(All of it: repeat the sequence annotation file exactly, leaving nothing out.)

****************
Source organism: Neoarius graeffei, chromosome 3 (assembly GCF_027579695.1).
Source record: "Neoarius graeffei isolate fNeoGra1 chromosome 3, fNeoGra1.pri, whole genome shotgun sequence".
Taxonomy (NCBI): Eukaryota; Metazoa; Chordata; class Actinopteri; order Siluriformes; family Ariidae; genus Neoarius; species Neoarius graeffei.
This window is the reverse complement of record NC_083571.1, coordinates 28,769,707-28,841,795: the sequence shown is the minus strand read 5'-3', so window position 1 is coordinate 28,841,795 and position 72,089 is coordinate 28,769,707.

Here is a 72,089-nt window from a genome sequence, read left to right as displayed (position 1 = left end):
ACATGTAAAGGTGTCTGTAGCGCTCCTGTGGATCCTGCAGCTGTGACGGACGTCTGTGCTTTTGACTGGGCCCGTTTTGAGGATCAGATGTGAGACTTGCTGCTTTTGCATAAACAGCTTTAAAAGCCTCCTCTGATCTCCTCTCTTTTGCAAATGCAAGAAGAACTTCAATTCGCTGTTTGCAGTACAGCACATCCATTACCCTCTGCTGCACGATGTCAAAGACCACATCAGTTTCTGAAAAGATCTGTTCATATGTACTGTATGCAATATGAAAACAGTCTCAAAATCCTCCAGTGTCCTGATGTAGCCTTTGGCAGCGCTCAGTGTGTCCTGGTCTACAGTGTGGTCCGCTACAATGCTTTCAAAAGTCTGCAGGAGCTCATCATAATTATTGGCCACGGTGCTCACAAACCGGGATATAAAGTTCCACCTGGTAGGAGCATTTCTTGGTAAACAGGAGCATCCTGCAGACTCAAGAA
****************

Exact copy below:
Source organism: Neoarius graeffei, chromosome 3 (assembly GCF_027579695.1).
Source record: "Neoarius graeffei isolate fNeoGra1 chromosome 3, fNeoGra1.pri, whole genome shotgun sequence".
Taxonomy (NCBI): Eukaryota; Metazoa; Chordata; class Actinopteri; order Siluriformes; family Ariidae; genus Neoarius; species Neoarius graeffei.
This window is the reverse complement of record NC_083571.1, coordinates 28,769,707-28,841,795: the sequence shown is the minus strand read 5'-3', so window position 1 is coordinate 28,841,795 and position 72,089 is coordinate 28,769,707.

Here is a 72,089-nt window from a genome sequence, read left to right as displayed (position 1 = left end):
ACATGTAAAGGTGTCTGTAGCGCTCCTGTGGATCCTGCAGCTGTGACGGACGTCTGTGCTTTTGACTGGGCCCGTTTTGAGGATCAGATGTGAGACTTGCTGCTTTTGCATAAACAGCTTTAAAAGCCTCCTCTGATCTCCTCTCTTTTGCAAATGCAAGAAGAACTTCAATTCGCTGTTTGCAGTACAGCACATCCATTACCCTCTGCTGCACGATGTCAAAGACCACATCAGTTTCTGAAAAGATCTGTTCATATGTACTGTATGCAATATGAAAACAGTCTCAAAATCCTCCAGTGTCCTGATGTAGCCTTTGGCAGCGCTCAGTGTGTCCTGGTCTACAGTGTGGTCCGCTACAATGCTTTCAAAAGTCTGCAGGAGCTCATCATAATTATTGGCCACGGTGCTCACAAACCGGGATATAAAGTTCCACCTGGTAGGAGCATTTCTTGGTAAACAGGAGCATCCTGCAGACTCAAGAA